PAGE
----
COLUMBIA — The nature of college baseball, as it exists now and for the foreseeable future, invites the kind of wonderful tension that unfolded last Feb. 17, when South Carolina opened its season as the two-time defending national champion.

The Gamecocks needed a run in the bottom of the eighth inning for a 2-1 win over Virginia Military Institute, a team with vastly inferior talent. The next day, the Gamecocks again beat VMI by just a run, 3-2.

So began a season in which 28 of USC’s 69 games were decided by one run. The Gamecocks went 15-13 in those tight games and rode the drama all the way to the College World Series finals, which they lost to Arizona.

In 2011, college baseball debuted weaker bats that resulted in fewer home runs and more tight games. The Gamecocks played 16 one-run games that season, the same number as they played in 2010. But they went 13-3 in 2011, four wins better than 2010.

From 2010-12, USC went 37-23 in one-run games, compared to 14-19 in the previous three seasons, when the Gamecocks made just one NCAA tournament Super Regional and zero World Series.

Their ability to handle nervous moments played a huge role in the past three seasons becoming the best run of any USC sport ever. But when they open this season Friday afternoon at home against Liberty, they will do it without any stars from their three consecutive World Series trips.

This is a new chapter of USC baseball in every way, with former top assistant coach Chad Holbrook replacing Ray Tanner.

Many will wonder if Holbrook can steady the Gamecocks the way Tanner so often did.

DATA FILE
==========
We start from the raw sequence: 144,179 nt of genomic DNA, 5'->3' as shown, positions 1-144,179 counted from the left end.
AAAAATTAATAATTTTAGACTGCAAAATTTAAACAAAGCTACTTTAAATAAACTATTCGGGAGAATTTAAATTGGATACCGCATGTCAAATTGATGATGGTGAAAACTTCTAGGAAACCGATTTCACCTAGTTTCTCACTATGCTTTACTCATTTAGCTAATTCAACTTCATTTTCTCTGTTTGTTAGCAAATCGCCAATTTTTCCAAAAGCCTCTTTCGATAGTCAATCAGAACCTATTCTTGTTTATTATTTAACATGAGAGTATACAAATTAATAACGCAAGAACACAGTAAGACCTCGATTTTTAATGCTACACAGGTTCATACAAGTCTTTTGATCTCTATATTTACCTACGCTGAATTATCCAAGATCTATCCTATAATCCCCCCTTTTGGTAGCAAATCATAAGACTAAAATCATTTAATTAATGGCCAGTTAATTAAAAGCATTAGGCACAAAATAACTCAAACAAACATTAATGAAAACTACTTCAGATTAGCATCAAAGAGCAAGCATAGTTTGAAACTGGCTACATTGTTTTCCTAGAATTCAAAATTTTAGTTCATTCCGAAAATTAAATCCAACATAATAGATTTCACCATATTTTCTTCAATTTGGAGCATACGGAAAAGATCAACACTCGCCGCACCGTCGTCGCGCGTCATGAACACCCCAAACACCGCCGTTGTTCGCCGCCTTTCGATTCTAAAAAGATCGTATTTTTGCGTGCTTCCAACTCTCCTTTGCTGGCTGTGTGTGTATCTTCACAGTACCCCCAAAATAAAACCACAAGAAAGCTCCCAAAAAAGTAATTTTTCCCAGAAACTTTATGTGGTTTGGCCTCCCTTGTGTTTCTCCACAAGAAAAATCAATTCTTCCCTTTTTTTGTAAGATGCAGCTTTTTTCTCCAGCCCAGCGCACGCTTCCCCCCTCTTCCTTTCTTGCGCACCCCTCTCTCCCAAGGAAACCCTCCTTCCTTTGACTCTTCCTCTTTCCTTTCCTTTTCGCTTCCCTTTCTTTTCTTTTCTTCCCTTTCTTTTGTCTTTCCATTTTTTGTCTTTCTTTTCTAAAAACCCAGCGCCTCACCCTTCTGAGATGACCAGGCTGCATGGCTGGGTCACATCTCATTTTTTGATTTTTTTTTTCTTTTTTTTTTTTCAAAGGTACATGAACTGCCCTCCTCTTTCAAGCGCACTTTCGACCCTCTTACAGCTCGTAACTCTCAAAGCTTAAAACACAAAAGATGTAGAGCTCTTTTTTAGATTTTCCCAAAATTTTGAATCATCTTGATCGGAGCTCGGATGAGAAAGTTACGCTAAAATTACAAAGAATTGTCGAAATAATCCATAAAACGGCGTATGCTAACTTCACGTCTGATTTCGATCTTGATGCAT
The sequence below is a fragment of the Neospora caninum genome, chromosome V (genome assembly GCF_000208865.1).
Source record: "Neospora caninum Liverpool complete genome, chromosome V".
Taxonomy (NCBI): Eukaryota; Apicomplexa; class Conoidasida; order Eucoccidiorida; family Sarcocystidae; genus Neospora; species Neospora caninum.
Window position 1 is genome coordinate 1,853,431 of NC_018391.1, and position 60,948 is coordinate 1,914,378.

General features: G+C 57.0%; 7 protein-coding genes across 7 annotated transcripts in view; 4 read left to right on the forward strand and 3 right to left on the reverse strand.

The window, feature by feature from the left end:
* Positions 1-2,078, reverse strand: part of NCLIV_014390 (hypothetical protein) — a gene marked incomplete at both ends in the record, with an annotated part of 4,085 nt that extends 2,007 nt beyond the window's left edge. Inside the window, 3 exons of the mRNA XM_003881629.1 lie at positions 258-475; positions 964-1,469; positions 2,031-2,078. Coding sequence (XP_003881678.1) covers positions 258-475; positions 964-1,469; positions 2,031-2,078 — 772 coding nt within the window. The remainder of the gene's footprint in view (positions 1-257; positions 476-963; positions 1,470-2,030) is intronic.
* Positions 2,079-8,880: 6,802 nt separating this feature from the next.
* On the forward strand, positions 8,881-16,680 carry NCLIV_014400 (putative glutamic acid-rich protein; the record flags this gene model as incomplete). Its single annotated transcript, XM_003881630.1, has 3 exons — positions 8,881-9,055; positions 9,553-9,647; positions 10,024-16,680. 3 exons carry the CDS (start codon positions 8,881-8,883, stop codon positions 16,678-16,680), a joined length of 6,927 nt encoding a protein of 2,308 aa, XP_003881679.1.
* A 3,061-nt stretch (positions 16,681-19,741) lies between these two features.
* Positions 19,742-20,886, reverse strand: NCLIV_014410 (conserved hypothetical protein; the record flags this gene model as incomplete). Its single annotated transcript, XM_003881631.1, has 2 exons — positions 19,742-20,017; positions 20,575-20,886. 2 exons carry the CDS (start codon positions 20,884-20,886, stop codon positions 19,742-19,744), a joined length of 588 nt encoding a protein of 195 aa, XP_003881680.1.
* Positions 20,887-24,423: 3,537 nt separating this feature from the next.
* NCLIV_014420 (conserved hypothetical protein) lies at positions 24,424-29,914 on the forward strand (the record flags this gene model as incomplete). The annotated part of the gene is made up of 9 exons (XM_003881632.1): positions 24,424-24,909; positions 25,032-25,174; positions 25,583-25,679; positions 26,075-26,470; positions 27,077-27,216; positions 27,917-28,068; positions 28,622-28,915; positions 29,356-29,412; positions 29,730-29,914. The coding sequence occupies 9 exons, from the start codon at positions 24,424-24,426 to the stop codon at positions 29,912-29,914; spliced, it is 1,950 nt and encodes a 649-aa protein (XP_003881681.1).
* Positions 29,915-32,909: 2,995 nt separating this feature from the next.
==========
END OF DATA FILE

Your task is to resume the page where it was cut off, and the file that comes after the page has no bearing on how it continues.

But USC’s unflappable approach over the past three seasons also stemmed largely from how its players handled tension, like when they lost the first game of the 2010 World Series and ran the table, or when they lost the second game of last year’s World Series, then won three games in two days to make the finals.

Will this group handle tension as deftly?

Some of its most important players will need to do it while experiencing changes, either with their position at the plate, in the starting rotation, on the field, or the most jarring adjustment of all – that of a freshman trying to significantly contribute in the Southeastern Conference.

Tanner English and Joey Pankake know what that is like. Both started as freshmen last season – English in left field, Pankake at shortstop. Both will have to offer more this season, as English moves to center field, his natural position, and switch hits, after batting righty his entire career.

“Surprisingly, from the left side, the first day I went over there, I noticed myself seeing the ball a lot better,” English said. “That’s why, in the fall (practices), I didn’t struggle as much with the off-speed (pitches) and the sliders.”

English hit .298 last season, Pankake .264. They are USC’s leading returners in batting average. While English has to lower his strikeouts, from 71, Pankake’s production must increase, too.

“We need Joey to have a big year,” Holbrook said. “He can be an All-American type player. We’re not going to have the season that we want to have if Joey Pankake has a mediocre year. He’s that important to us. We think he’s a terrific player.”